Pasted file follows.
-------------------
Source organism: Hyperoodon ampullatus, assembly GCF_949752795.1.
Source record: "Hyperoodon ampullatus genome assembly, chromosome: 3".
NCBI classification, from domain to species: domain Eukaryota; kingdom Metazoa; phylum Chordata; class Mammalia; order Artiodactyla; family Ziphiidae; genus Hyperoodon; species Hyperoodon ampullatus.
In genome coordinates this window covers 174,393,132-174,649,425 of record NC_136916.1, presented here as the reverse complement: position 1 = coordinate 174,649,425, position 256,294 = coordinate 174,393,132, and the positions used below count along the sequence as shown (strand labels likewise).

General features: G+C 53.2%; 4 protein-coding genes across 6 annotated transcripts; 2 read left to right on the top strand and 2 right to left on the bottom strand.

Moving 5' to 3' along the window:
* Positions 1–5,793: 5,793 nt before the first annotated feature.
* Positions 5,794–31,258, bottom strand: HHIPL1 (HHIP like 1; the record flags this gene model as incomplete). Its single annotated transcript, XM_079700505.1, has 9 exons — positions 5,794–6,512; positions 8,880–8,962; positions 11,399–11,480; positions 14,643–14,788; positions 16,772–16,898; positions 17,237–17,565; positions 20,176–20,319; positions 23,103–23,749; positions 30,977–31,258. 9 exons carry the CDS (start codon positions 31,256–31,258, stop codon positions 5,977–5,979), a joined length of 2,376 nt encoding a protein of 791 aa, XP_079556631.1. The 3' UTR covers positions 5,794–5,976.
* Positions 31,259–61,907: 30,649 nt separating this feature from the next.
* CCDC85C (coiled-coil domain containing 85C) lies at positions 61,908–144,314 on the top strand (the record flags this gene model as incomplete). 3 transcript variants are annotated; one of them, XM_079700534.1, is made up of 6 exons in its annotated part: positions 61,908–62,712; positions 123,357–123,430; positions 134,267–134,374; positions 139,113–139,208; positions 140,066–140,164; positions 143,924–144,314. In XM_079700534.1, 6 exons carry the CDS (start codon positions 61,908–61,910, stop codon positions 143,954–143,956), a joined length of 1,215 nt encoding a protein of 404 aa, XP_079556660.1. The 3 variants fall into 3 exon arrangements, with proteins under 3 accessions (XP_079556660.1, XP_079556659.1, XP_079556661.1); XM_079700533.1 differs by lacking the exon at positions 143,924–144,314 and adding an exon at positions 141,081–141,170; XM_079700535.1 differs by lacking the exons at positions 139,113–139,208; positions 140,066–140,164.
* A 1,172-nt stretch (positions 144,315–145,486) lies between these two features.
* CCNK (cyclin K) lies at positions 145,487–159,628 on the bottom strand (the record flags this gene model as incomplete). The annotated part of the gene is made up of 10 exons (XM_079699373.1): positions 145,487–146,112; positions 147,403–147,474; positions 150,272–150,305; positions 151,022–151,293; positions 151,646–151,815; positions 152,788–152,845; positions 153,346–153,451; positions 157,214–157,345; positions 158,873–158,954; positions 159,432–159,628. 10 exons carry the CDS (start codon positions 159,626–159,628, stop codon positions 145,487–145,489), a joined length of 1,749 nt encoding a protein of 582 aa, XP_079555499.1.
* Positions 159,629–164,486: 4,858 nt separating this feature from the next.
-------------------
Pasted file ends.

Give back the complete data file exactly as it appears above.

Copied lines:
Source organism: Hyperoodon ampullatus, assembly GCF_949752795.1.
Source record: "Hyperoodon ampullatus genome assembly, chromosome: 3".
NCBI classification, from domain to species: domain Eukaryota; kingdom Metazoa; phylum Chordata; class Mammalia; order Artiodactyla; family Ziphiidae; genus Hyperoodon; species Hyperoodon ampullatus.
In genome coordinates this window covers 174,393,132-174,649,425 of record NC_136916.1, presented here as the reverse complement: position 1 = coordinate 174,649,425, position 256,294 = coordinate 174,393,132, and the positions used below count along the sequence as shown (strand labels likewise).

General features: G+C 53.2%; 4 protein-coding genes across 6 annotated transcripts; 2 read left to right on the top strand and 2 right to left on the bottom strand.

Moving 5' to 3' along the window:
* Positions 1–5,793: 5,793 nt before the first annotated feature.
* Positions 5,794–31,258, bottom strand: HHIPL1 (HHIP like 1; the record flags this gene model as incomplete). Its single annotated transcript, XM_079700505.1, has 9 exons — positions 5,794–6,512; positions 8,880–8,962; positions 11,399–11,480; positions 14,643–14,788; positions 16,772–16,898; positions 17,237–17,565; positions 20,176–20,319; positions 23,103–23,749; positions 30,977–31,258. 9 exons carry the CDS (start codon positions 31,256–31,258, stop codon positions 5,977–5,979), a joined length of 2,376 nt encoding a protein of 791 aa, XP_079556631.1. The 3' UTR covers positions 5,794–5,976.
* Positions 31,259–61,907: 30,649 nt separating this feature from the next.
* CCDC85C (coiled-coil domain containing 85C) lies at positions 61,908–144,314 on the top strand (the record flags this gene model as incomplete). 3 transcript variants are annotated; one of them, XM_079700534.1, is made up of 6 exons in its annotated part: positions 61,908–62,712; positions 123,357–123,430; positions 134,267–134,374; positions 139,113–139,208; positions 140,066–140,164; positions 143,924–144,314. In XM_079700534.1, 6 exons carry the CDS (start codon positions 61,908–61,910, stop codon positions 143,954–143,956), a joined length of 1,215 nt encoding a protein of 404 aa, XP_079556660.1. The 3 variants fall into 3 exon arrangements, with proteins under 3 accessions (XP_079556660.1, XP_079556659.1, XP_079556661.1); XM_079700533.1 differs by lacking the exon at positions 143,924–144,314 and adding an exon at positions 141,081–141,170; XM_079700535.1 differs by lacking the exons at positions 139,113–139,208; positions 140,066–140,164.
* A 1,172-nt stretch (positions 144,315–145,486) lies between these two features.
* CCNK (cyclin K) lies at positions 145,487–159,628 on the bottom strand (the record flags this gene model as incomplete). The annotated part of the gene is made up of 10 exons (XM_079699373.1): positions 145,487–146,112; positions 147,403–147,474; positions 150,272–150,305; positions 151,022–151,293; positions 151,646–151,815; positions 152,788–152,845; positions 153,346–153,451; positions 157,214–157,345; positions 158,873–158,954; positions 159,432–159,628. 10 exons carry the CDS (start codon positions 159,626–159,628, stop codon positions 145,487–145,489), a joined length of 1,749 nt encoding a protein of 582 aa, XP_079555499.1.
* Positions 159,629–164,486: 4,858 nt separating this feature from the next.